Kazan: Well, you know, the main thing that Jonathan and Valerie and I talked about in the writing and then in the playing of her was that we wanted her to feel very real, and we never wanted her to feel like a fantasy or like the idea of a person.  It was sort of like doing my preparation, like, “who is Ruby?” and finding things out about her as I wrote. She’s a very forthright person, and she’s sort of a person in charge of her own desires, she knows what she wants and she’s more straightforward than I am as a person, and there was some surprise in that,  especially when you started playing it in her rehearsal—where she lived, where her voice is where her energy is, she’s very front foot, very forward and I think a little more cat-like than dog-like. So, a part of it was just moving away from the writer’s head, which was all about the story and how these people interact and then moving into my body and then feeling who she was physically.  That was a real moment of discovery for me, which I wasn’t anticipating, because I sort of thought writing it, I would know everything, but I learned a lot just within the first week when we were rehearsing. The important thing for me with the changes that happened to Ruby me was that they feel like a related person but not the same – he’s changing her, he’s bringing out a different side of her, so, those things were fun to play because they were like an exaggerated quality. But you know, we were always trying to keep it grounded in reality.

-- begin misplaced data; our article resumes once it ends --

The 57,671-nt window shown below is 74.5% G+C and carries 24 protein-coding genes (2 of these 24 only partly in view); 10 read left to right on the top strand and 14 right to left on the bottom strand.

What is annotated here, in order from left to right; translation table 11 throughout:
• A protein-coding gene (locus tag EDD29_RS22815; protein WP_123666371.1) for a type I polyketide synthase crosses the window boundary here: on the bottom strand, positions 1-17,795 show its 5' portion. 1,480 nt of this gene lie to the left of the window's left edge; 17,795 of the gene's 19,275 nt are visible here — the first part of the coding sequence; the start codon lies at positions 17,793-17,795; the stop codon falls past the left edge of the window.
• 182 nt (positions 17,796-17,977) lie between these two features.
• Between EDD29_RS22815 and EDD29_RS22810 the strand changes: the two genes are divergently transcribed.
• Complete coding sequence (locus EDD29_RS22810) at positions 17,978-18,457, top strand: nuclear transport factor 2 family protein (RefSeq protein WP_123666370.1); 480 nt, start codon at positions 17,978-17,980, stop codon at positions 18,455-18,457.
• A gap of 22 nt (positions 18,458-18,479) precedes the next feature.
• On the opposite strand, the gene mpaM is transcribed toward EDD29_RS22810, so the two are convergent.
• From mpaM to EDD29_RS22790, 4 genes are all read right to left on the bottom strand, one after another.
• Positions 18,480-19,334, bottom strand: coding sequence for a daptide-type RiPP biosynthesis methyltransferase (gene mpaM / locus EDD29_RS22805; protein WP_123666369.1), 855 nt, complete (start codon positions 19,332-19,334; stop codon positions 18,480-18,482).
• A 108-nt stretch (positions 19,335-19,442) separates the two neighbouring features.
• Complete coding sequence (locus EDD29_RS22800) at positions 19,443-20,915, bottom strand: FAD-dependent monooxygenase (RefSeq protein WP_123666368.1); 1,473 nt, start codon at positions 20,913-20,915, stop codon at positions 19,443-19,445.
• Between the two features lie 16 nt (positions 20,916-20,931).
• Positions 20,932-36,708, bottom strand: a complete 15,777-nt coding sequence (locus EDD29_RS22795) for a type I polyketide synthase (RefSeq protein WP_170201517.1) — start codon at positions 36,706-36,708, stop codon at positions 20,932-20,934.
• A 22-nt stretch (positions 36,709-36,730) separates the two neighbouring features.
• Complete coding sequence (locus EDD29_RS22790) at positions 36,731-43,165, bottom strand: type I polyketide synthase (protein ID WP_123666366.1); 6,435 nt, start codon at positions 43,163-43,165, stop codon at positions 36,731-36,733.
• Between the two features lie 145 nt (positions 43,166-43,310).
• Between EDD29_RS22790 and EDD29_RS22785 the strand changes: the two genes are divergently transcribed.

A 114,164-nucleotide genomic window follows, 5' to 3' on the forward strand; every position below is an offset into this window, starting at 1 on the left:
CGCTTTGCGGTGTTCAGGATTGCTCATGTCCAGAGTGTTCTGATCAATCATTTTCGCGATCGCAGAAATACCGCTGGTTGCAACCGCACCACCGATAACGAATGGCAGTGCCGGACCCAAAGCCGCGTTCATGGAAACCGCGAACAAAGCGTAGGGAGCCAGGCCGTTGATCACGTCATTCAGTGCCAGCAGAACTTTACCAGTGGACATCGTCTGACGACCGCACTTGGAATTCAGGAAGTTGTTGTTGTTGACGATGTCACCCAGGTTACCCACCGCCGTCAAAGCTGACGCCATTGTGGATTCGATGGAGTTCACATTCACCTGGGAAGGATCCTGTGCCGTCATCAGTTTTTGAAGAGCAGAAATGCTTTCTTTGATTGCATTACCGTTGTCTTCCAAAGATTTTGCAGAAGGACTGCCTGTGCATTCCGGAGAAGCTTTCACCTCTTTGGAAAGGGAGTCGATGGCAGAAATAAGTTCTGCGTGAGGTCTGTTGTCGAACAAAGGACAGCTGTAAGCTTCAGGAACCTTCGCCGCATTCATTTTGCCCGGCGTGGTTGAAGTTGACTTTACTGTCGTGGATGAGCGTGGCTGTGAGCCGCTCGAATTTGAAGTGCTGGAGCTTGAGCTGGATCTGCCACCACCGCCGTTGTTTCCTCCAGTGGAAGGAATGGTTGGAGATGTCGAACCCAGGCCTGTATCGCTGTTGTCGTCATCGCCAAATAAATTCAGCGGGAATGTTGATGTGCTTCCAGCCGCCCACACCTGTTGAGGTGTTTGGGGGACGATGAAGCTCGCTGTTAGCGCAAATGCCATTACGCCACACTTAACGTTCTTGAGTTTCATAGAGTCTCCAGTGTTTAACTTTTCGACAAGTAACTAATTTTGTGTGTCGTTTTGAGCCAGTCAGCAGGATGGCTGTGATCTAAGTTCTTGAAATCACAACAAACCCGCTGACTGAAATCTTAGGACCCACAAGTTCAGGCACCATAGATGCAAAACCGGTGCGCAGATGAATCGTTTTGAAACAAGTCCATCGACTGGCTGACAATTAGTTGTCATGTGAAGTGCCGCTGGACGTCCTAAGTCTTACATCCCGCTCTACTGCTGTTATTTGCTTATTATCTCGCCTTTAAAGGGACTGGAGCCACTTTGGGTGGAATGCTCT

Previous Posts

What Happened to All the Great Quotable Movie Lines?
Michael Cieply has a fascinating piece in the New York Times about the movie lines we love to quote and why there don't seem to be any new ones. Look through all of the top ten lists of the year, and see if you can think of one quotable line from any of them. That doesn't mean they aren't well wri

posted 3:58:57pm Dec. 20, 2014 | read full post »

George Clooney and the Cast of Downton Abbey
You don't have to be a fan of "Downton Abbey" (or "Mr. Selfridge") to love this hilarious spoof, with guest appearances by Jeremy Piven, George Clooney and the Absolutely Fabulous Joanna Lumley. [iframe width="560" height="315" src="//www.youtube.com/embed/ryo7fqdmcGQ?rel=0" frameborder="0"] [

posted 1:43:50pm Dec. 20, 2014 | read full post »

Ask Amy Says: A Book on Every Bed
I love to remind people about Amy Dickinson's wonderful "Book on Every Bed" proposal: Here’s how it happens: You take a book (it can be new or a favorite from your own childhood). You wrap it. On Christmas Eve (or whatever holiday you celebrate), you leave the book in a place where Santa is

posted 12:00:42pm Dec. 20, 2014 | read full post »

Interview: Matthew Llewellyn, Composer for Wally Lamb's "Wishin' and Hopin'"
Wishin' and Hopin' is Lifetime movie airing December 21, 2014, based on the novel by Wally Lamb. It stars Molly Ringwald and Meat Loaf with narration by Chevy Chase. Composer Matthew Llewellyn was kind enough to answer my questions about creating a score for this nostalgic holiday story. How d

posted 9:40:56am Dec. 20, 2014 | read full post »

Wild's Cheryl Strayed Has a New Advice Podcast
Before Wild, Cheryl Strayed was the pseudonymous "Dear Sugar" advice columnist for The Rumpus. Her columns were collected in Tiny Beautiful Things: Advice on Love and Life from Dear Sugar. Writer Steve Almond (Candyfreak: A Journey through the Chocolate Underbelly of America) also wrote as Dear Su

posted 3:59:40pm Dec. 19, 2014 | read full post »




Report as Inappropriate

You are reporting this content because it violates the Terms of Service.

All reported content is logged for investigation.